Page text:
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In Session: Technology and the Human “Touch”: Histories of Automation and Interconnection in Japan
2: From OL to TL: 1980s Office Automation and the Rise of the "Techno Lady"
Tuesday, March 23, 2021
3:00pm – 4:30pm EDT
Diane Wei Lewis
Washington University in St. Louis, United States
In the early 1980s, office automation (OA) swept the Japanese business world. A variety of new data processing and telecommunications technologies—fax machines, electronic filing systems, microcomputers, and word processors—infiltrated the workplace and home. These technologies, along with the Workers Dispatch Law (1985) and Equal Employment Opportunity Law (1985), promised to transform women’s employment. At first, OA was expected to reduce clerical drudgework and therefore potentially eliminate the need for “office ladies” or OL.However, facing critical shortages of programmers, systems engineers, and other technical specialists, tech companies and temp agencies heavily recruited women and even created all-women work groups and subsidiary companies. TLs (techno-ladies) captured the public imagination. This new breed of woman pursued employment after marriage and childbirth, often leveraging demand for their services into preferential working arrangements, such as telecommuting options and flexible hours. At the same time, emphasis on women’s supposed attention to detail, emotional intelligence, and refined tastes continued to haunt descriptions of female knowledge workers.Within tech communities, ideas about shokuba no hana (office flowers) didn't disappear but were strategically repackaged to assuage anxieties about certain changes in corporate culture.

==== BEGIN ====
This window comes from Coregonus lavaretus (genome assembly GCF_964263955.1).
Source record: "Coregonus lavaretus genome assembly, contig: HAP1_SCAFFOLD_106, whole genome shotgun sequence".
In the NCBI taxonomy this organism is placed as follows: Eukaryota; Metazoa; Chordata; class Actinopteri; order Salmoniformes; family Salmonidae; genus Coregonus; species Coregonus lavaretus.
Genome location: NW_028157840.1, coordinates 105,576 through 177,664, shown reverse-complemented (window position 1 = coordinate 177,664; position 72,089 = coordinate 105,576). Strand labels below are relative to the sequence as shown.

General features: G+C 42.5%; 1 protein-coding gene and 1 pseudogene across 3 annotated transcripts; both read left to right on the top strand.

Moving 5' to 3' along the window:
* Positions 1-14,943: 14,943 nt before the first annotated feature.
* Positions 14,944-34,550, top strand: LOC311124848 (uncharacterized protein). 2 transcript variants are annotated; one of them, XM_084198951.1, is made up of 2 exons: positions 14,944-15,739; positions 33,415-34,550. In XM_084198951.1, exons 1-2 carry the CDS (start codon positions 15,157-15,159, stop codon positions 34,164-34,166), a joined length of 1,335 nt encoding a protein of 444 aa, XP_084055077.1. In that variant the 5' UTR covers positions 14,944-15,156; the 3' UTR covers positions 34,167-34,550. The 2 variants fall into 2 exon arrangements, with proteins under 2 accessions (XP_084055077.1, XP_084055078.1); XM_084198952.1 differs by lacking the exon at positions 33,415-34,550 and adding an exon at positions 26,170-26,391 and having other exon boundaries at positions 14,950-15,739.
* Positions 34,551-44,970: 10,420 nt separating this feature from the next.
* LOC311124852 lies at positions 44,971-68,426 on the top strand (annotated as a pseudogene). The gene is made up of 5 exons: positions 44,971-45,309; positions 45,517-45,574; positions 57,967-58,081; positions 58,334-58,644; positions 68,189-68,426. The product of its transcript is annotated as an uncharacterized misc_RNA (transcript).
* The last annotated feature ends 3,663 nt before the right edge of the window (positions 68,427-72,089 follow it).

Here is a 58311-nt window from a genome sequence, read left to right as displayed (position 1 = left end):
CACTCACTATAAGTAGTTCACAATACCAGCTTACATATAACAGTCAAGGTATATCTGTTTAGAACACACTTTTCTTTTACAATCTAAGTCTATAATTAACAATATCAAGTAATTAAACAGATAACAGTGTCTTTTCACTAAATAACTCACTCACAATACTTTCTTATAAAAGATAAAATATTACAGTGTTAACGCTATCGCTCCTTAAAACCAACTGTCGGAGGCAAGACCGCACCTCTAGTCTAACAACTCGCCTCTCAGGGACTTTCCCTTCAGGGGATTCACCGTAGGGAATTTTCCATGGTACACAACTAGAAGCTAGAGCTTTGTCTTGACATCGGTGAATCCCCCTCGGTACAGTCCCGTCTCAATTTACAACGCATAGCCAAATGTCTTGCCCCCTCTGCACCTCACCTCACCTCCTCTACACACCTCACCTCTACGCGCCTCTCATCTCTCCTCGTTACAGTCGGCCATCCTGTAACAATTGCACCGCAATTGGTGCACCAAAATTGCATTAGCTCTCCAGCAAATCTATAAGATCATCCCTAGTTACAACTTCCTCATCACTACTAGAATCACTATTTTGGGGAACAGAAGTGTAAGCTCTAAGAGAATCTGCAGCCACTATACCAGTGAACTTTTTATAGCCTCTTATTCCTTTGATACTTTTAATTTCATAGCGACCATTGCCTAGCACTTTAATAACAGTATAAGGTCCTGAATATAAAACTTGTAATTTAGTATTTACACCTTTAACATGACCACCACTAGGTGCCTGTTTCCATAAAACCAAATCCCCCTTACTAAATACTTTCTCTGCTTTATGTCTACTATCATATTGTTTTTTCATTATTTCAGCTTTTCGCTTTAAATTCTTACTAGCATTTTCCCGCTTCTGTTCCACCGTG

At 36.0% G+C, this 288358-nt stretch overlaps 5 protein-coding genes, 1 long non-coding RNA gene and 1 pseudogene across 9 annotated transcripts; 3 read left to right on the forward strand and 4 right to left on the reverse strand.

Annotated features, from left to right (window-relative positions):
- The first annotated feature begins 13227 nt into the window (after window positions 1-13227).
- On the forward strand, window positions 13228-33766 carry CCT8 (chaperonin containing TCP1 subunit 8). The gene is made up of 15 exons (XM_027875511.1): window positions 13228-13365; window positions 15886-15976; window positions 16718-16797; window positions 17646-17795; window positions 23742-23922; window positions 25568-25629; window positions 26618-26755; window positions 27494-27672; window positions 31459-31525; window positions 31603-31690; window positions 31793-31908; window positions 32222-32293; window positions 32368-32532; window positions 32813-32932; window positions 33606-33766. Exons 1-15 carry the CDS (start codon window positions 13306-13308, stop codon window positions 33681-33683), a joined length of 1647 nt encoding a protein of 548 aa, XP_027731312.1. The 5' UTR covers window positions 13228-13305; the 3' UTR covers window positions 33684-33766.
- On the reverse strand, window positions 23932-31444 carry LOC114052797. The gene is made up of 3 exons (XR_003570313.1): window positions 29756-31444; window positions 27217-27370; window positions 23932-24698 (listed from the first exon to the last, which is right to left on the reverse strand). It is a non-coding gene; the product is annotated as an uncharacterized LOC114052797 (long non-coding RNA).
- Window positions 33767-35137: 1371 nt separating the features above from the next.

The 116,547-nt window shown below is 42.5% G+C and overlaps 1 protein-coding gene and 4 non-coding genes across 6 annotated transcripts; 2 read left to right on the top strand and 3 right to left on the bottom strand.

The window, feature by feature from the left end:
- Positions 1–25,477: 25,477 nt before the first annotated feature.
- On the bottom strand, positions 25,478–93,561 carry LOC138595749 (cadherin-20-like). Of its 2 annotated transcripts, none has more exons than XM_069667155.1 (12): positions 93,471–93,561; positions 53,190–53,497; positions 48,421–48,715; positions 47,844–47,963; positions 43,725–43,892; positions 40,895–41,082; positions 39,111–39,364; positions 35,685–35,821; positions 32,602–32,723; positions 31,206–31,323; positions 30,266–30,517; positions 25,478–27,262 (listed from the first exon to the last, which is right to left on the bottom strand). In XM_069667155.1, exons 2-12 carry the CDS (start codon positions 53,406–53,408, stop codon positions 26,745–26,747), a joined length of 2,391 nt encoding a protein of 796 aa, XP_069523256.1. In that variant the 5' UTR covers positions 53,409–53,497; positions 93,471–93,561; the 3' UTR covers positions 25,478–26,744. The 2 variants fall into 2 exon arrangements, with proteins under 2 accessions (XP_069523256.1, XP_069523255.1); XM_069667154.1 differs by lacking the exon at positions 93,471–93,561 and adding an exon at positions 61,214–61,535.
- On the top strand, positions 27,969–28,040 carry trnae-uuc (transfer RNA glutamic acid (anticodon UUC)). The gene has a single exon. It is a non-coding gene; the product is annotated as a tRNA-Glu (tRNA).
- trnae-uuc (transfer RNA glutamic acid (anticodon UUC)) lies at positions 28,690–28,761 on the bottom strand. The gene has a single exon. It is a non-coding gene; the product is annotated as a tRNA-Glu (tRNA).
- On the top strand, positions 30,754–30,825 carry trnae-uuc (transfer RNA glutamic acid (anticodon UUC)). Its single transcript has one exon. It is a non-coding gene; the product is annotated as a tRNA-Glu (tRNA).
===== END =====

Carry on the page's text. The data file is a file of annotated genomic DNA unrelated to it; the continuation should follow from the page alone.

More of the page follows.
My paper examines how OA contributed to the reentrenchment of gender stereotypes as well as their revision. Preexisting ideas about gender guided the implementation of new work technologies and policies, even as innovations allowed many women to surmount traditional obstacles. In addition, media representations of female knowledge workers, often highly sensational or speculative in nature, powerfully shaped public understanding of OA.